I think most of us are familiar with the idea of block scheduling from our high school days. Did you have block scheduling when you were in school? Say you have 8 courses in a semester, but only 4 courses are taught each day. Monday, Wednesday, and Friday you'd have courses 1, 3, 5, and 7, and Tuesday and Thursday you'd have courses 2, 4, 6, and 8. And maybe it would alternate week by week or something. I don't remember. (This is a very loose example. Please don't attack me, teachers – it's been awhile since I was in school.) Anyway, you can pull this idea into your week as it is now, too! If you only have a couple of hours to work in a day, for example, you could decide that on Mondays and Tuesdays you'll style and take photos, on Wednesdays and Thursdays you'll draft and edit posts, and on Fridays you'll make final edits and schedule blog and social media posts for the next week. (That's obviously another loose example.) Find a schedule that works for you. This will take some time, but by trial and error you'll end up with a schedule that makes your life (seem) way easier. Bonus Tip: Your block schedule can change based on your blog's or business's (or family's!) needs. When I'm planning my block schedule, I always keep in mind that it's temporary. An example of this would be that when my Holiday Collection launched, I dedicated 3 out of 5 days to creating, editing, and printing product, styling photos, then adding new product to the online shop. For a month or so, writing, editing, and scheduling actual blog posts only had my full attention 2 out of 5 days of each week. Now post launch, I'm back to dedicating more time to writing blog posts. Remember, you manage your schedule; your schedule doesn't manage you.
Trust Your Kids
This one is easier said than done. Obviously if your kids are teeny tiny, do not trust them. With anything. But if your kids are in the toddler stage or older, give them space. Of course keep your ears on alert and peek in on them every few minutes, but give them some space. By trusting your kids to play alone for awhile, you're not only teaching them independence, but you're also giving yourself room to breathe, which is what this particular blog post is really all about. Yes, while there are benefits for them when you let your kids play alone (or alone with their siblings), I've added this tip to selfishly point out that it's a huge benefit to you, too. You don't need to hover. You can trust them (for the most part). My 8 year old and 2 year old actually play very well together when I get out of the way. And when I do let them play together alone, if I hear crying, I wait. I wait and I listen, and you know what? 9 times out of 10 the crying stops before I can count to 60, and it usually turns to laughter! For the record, at this point mine are usually able to play safely and happily together alone for about 30 minutes until I have to call it. But hey! 30 minutes is 30 minutes! Bonus Tip: When you're "trusting your kids," remember to use common sense. I.e., make sure they don't have easy access to "destructables." (The picture below was a BEFORE shot. I looked away for 5 minutes to choose my favorite photo of the cute little kid coloring the cute little pig, and when I looked back he had colored all over the tile floor. It was easy enough to wash away since it was on tile, but I got lucky this time! Eek!)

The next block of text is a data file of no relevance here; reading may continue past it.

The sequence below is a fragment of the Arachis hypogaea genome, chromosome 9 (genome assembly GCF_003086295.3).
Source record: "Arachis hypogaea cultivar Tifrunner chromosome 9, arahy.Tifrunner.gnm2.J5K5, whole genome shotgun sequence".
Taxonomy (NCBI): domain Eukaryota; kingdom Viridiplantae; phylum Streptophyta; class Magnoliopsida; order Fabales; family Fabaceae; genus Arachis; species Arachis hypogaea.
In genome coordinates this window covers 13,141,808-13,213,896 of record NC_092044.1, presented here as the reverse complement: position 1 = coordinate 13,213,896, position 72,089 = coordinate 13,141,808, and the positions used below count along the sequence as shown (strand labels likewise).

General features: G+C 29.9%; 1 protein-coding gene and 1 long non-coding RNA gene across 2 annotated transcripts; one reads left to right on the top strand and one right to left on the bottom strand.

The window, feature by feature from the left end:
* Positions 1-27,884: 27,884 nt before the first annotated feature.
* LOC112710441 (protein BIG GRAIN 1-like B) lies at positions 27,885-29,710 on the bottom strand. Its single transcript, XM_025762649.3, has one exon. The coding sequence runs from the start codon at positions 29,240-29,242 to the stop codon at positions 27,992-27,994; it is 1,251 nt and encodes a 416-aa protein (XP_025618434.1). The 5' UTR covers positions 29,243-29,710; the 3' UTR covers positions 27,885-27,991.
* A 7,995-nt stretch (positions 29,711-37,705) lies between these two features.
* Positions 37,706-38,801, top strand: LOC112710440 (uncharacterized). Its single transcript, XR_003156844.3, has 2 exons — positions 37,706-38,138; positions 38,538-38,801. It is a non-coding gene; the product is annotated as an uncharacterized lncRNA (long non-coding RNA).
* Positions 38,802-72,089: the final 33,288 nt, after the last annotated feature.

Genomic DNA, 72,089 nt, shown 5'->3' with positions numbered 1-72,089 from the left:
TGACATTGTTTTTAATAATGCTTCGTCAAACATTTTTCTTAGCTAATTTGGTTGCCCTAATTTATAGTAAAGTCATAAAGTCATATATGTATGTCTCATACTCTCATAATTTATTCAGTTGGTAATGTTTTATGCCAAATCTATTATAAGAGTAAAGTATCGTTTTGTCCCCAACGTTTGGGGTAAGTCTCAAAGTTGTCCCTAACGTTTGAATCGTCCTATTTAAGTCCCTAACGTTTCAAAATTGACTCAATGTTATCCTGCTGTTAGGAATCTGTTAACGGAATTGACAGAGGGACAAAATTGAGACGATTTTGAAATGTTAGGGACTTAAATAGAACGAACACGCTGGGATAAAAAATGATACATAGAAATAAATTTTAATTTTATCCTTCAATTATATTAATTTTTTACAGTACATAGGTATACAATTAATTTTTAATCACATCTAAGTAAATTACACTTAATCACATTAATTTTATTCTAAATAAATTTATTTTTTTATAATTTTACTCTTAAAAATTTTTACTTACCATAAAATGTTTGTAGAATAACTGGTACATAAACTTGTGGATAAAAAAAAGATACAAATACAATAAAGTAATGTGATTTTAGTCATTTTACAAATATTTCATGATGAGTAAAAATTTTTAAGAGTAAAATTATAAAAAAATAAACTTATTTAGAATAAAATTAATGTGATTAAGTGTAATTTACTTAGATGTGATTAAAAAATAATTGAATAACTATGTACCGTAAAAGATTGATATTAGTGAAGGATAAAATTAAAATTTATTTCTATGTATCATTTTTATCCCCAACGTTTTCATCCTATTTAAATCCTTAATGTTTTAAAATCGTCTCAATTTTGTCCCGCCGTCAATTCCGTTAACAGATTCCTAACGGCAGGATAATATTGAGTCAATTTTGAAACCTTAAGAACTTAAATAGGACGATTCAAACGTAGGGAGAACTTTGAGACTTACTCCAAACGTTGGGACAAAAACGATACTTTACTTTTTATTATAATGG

Be "Mom" First
This is the most important tip of all! It's probably another obvious one, but one we all need to be reminded of nevertheless. (At least I do.) It's easy to get caught up in our to-do lists, and to get distracted by never-ending responsibilities; it's easy to get stressed out and to feel stretched out by the many different directions we're constantly being pulled in as Work at Home Mamas. But our kids are more important than any other thing we're responsible for. Our kids need come before our blog and business, which means before we put on our Entrepreneur Hat or our Blogger Hat or our Small Shop Owner Hat or our Social Media Manager Hat, or any other hat we own, while we're at home with our kids we need to keep that Mom Hat on permanently. That means stopping work completely for an hour or two (or for the rest of the day!) if we must, setting realistic goals and deadlines, being upfront with clients, and being so flexible that we're basically Stretch Armstrong in jeans and high heels. Or in a pantsuit. Or in pajamas with chipped nails and an ever-flowing pot of coffee. It also means many, many grainy selfies with our kids because we'll always love those selfies more than we love our styled product or workspace photos, anyway.
Friends and fellow Work at Home Moms, I hope you've been able to take away at least one helpful tip from me today!